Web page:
Making scientific posters

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'''Poster Goals'''
'''Poster Goals'''
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Posters can used in different settings.  For example, you might design a poster to be a stand-alone "self-extracting archive" that stands unattended in the hallway of the biology building.  Somebody who knows nothing about what you are doing and why would use the poster to, by themselves, learn something about what's going on.  As a second example, you might design a poster that will be "staffed" by a live person (you!) who is expert in the work that's described on the poster.  In this case, many details and much background might be best communicated verbally as you walk somebody through the poster (or in response to specific questions).  I'm sure you can imagine other sorts of poster "settings."  Thinking about the envinronement in which your poster exist plays an important role in choosing what to include/exclude.  So, make sure to take the time...  
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Posters can used in different settings.  For example, you might design a poster to be a stand-alone "self-extracting archive" that stands unattended in the hallway of the biology building.  Somebody who knows nothing about what you are doing and why would use the poster to, by themselves, learn something about what's going on.  As a second example, you might design a poster that will be "staffed" by a live person (you!) who is expert in the work that's described on the poster.  In this case, many details and much background might be best communicated verbally as you walk somebody through the poster (or in response to specific questions).  I'm sure you can imagine other sorts of poster "settings."  Thinking about the environment in which your poster must survive (and thrive) will play an important role in choosing what to include/exclude.  So, make sure to take the time...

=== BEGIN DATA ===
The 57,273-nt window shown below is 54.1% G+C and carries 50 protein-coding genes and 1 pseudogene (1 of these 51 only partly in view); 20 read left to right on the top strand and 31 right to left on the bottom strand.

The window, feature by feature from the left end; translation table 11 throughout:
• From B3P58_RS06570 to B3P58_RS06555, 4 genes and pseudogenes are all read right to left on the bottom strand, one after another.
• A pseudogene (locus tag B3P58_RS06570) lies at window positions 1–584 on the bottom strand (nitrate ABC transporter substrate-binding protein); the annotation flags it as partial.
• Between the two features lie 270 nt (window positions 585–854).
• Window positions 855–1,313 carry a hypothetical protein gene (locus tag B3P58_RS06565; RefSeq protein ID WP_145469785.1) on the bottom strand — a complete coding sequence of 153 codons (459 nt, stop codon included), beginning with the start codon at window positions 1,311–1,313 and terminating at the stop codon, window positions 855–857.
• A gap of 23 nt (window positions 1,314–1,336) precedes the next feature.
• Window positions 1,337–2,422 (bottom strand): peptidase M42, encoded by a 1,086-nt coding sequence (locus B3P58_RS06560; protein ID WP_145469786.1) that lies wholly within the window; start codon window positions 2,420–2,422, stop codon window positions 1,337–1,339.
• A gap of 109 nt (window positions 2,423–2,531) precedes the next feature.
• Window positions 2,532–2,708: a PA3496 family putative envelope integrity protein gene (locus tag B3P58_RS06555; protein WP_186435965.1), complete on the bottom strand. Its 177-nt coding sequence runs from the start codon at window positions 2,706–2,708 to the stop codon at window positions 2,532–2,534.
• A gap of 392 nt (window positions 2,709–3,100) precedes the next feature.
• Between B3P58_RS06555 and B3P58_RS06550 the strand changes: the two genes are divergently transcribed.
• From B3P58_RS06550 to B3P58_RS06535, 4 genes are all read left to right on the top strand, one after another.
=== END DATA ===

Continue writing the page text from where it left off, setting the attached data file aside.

'''Poster Layout'''
'''Poster Layout'''

Revision as of 18:49, 29 April 2005

Poster Goals

Posters can used in different settings. For example, you might design a poster to be a stand-alone "self-extracting archive" that stands unattended in the hallway of the biology building. Somebody who knows nothing about what you are doing and why would use the poster to, by themselves, learn something about what's going on. As a second example, you might design a poster that will be "staffed" by a live person (you!) who is expert in the work that's described on the poster. In this case, many details and much background might be best communicated verbally as you walk somebody through the poster (or in response to specific questions). I'm sure you can imagine other sorts of poster "settings." Thinking about the environment in which your poster must survive (and thrive) will play an important role in choosing what to include/exclude. So, make sure to take the time...

Poster Layout

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